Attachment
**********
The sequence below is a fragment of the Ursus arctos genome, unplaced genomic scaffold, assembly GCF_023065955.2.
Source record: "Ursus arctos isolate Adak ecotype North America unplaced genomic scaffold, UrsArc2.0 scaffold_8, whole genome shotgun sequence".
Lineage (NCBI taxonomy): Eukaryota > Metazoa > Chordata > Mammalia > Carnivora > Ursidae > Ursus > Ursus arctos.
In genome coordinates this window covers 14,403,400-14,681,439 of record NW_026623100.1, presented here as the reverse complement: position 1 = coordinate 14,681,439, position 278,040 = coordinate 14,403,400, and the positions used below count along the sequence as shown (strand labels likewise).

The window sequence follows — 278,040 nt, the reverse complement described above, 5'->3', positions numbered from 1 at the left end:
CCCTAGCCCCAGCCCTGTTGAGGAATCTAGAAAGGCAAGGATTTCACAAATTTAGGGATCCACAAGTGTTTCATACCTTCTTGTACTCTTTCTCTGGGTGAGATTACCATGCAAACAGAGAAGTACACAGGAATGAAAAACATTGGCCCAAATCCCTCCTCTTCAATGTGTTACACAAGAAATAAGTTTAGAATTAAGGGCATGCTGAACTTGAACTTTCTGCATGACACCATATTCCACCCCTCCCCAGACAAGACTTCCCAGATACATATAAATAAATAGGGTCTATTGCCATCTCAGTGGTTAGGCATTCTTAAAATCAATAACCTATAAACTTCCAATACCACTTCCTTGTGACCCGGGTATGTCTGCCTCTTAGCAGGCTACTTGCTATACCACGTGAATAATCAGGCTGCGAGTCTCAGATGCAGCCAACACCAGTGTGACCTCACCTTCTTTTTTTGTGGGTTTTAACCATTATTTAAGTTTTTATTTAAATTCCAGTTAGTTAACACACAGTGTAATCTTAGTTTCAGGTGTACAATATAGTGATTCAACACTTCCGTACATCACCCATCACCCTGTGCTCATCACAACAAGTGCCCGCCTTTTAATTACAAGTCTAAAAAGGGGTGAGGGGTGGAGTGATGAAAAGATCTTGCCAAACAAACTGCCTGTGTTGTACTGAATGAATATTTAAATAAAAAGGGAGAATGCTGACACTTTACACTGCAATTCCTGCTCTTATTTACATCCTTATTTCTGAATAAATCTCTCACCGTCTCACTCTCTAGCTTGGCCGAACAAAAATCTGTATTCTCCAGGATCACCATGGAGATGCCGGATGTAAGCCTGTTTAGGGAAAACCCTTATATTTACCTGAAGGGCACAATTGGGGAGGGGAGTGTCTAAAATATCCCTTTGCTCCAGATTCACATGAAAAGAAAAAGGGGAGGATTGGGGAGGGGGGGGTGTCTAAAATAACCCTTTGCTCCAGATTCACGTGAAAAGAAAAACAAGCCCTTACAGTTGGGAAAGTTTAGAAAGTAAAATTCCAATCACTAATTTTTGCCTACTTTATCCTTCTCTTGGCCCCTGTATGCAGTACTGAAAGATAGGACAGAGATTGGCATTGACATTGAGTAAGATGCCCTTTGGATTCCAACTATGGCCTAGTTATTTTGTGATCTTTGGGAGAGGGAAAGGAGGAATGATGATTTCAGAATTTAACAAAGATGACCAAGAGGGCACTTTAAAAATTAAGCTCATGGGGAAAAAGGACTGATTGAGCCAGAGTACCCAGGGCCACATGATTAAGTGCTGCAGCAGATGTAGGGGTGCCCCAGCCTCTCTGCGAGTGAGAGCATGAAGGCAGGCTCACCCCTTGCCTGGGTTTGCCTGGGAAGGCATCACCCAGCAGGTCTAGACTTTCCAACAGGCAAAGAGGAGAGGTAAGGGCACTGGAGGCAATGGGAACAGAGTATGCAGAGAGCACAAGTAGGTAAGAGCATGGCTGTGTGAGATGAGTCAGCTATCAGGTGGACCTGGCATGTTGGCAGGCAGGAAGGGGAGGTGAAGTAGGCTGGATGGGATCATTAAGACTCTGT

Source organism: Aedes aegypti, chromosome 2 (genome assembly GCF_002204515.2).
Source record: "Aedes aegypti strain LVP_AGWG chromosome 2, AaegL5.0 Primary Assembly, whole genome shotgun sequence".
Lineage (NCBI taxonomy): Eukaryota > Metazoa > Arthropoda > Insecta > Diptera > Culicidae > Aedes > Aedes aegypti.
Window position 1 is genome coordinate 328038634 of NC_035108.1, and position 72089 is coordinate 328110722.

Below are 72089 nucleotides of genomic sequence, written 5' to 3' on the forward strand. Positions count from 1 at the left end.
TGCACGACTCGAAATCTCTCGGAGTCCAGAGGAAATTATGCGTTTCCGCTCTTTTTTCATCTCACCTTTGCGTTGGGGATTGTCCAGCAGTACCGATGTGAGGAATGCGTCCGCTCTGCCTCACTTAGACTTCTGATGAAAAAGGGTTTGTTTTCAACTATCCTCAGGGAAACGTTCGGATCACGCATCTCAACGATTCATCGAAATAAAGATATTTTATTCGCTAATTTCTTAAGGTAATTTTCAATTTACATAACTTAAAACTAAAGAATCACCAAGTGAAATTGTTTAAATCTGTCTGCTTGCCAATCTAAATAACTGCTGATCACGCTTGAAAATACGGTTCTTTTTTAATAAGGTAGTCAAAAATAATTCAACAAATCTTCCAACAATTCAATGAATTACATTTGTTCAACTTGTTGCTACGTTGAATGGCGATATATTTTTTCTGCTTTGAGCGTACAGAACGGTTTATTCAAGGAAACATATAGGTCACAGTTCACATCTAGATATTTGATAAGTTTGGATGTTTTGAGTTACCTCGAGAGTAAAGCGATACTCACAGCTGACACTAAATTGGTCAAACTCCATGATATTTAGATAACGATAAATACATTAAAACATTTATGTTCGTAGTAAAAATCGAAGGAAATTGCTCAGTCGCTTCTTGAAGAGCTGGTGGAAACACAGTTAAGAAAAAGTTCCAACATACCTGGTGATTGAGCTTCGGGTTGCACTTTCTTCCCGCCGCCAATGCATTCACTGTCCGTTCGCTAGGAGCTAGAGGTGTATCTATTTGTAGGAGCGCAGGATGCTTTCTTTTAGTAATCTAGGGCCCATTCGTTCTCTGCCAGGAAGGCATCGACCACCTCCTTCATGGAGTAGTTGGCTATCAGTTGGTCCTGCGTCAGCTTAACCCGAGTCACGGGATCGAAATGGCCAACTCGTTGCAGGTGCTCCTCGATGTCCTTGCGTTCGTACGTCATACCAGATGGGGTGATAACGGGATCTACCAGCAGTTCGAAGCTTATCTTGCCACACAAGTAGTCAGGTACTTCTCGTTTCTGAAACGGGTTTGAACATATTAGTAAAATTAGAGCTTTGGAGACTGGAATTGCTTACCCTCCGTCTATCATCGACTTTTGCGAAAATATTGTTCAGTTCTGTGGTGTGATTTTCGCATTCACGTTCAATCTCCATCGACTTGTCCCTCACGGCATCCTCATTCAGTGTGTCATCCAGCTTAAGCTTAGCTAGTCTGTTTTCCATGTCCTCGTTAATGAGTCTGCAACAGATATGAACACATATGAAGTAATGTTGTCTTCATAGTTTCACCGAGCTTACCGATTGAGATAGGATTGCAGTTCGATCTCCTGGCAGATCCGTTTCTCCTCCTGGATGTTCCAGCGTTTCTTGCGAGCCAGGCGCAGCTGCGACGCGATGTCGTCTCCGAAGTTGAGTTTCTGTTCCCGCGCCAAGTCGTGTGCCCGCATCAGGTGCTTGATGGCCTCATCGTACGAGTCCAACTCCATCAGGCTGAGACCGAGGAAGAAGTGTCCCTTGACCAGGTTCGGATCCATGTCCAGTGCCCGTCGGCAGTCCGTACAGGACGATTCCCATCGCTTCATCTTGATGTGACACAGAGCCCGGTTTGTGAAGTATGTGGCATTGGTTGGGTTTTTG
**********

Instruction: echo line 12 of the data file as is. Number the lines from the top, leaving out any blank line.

TGCACGACTCGAAATCTCTCGGAGTCCAGAGGAAATTATGCGTTTCCGCTCTTTTTTCATCTCACCTTTGCGTTGGGGATTGTCCAGCAGTACCGATGTGAGGAATGCGTCCGCTCTGCCTCACTTAGACTTCTGATGAAAAAGGGTTTGTTTTCAACTATCCTCAGGGAAACGTTCGGATCACGCATCTCAACGATTCATCGAAATAAAGATATTTTATTCGCTAATTTCTTAAGGTAATTTTCAATTTACATAACTTAAAACTAAAGAATCACCAAGTGAAATTGTTTAAATCTGTCTGCTTGCCAATCTAAATAACTGCTGATCACGCTTGAAAATACGGTTCTTTTTTAATAAGGTAGTCAAAAATAATTCAACAAATCTTCCAACAATTCAATGAATTACATTTGTTCAACTTGTTGCTACGTTGAATGGCGATATATTTTTTCTGCTTTGAGCGTACAGAACGGTTTATTCAAGGAAACATATAGGTCACAGTTCACATCTAGATATTTGATAAGTTTGGATGTTTTGAGTTACCTCGAGAGTAAAGCGATACTCACAGCTGACACTAAATTGGTCAAACTCCATGATATTTAGATAACGATAAATACATTAAAACATTTATGTTCGTAGTAAAAATCGAAGGAAATTGCTCAGTCGCTTCTTGAAGAGCTGGTGGAAACACAGTTAAGAAAAAGTTCCAACATACCTGGTGATTGAGCTTCGGGTTGCACTTTCTTCCCGCCGCCAATGCATTCACTGTCCGTTCGCTAGGAGCTAGAGGTGTATCTATTTGTAGGAGCGCAGGATGCTTTCTTTTAGTAATCTAGGGCCCATTCGTTCTCTGCCAGGAAGGCATCGACCACCTCCTTCATGGAGTAGTTGGCTATCAGTTGGTCCTGCGTCAGCTTAACCCGAGTCACGGGATCGAAATGGCCAACTCGTTGCAGGTGCTCCTCGATGTCCTTGCGTTCGTACGTCATACCAGATGGGGTGATAACGGGATCTACCAGCAGTTCGAAGCTTATCTTGCCACACAAGTAGTCAGGTACTTCTCGTTTCTGAAACGGGTTTGAACATATTAGTAAAATTAGAGCTTTGGAGACTGGAATTGCTTACCCTCCGTCTATCATCGACTTTTGCGAAAATATTGTTCAGTTCTGTGGTGTGATTTTCGCATTCACGTTCAATCTCCATCGACTTGTCCCTCACGGCATCCTCATTCAGTGTGTCATCCAGCTTAAGCTTAGCTAGTCTGTTTTCCATGTCCTCGTTAATGAGTCTGCAACAGATATGAACACATATGAAGTAATGTTGTCTTCATAGTTTCACCGAGCTTACCGATTGAGATAGGATTGCAGTTCGATCTCCTGGCAGATCCGTTTCTCCTCCTGGATGTTCCAGCGTTTCTTGCGAGCCAGGCGCAGCTGCGACGCGATGTCGTCTCCGAAGTTGAGTTTCTGTTCCCGCGCCAAGTCGTGTGCCCGCATCAGGTGCTTGATGGCCTCATCGTACGAGTCCAACTCCATCAGGCTGAGACCGAGGAAGAAGTGTCCCTTGACCAGGTTCGGATCCATGTCCAGTGCCCGTCGGCAGTCCGTACAGGACGATTCCCATCGCTTCATCTTGATGTGACACAGAGCCCGGTTTGTGAAGTATGTGGCATTGGTTGGGTTTTTG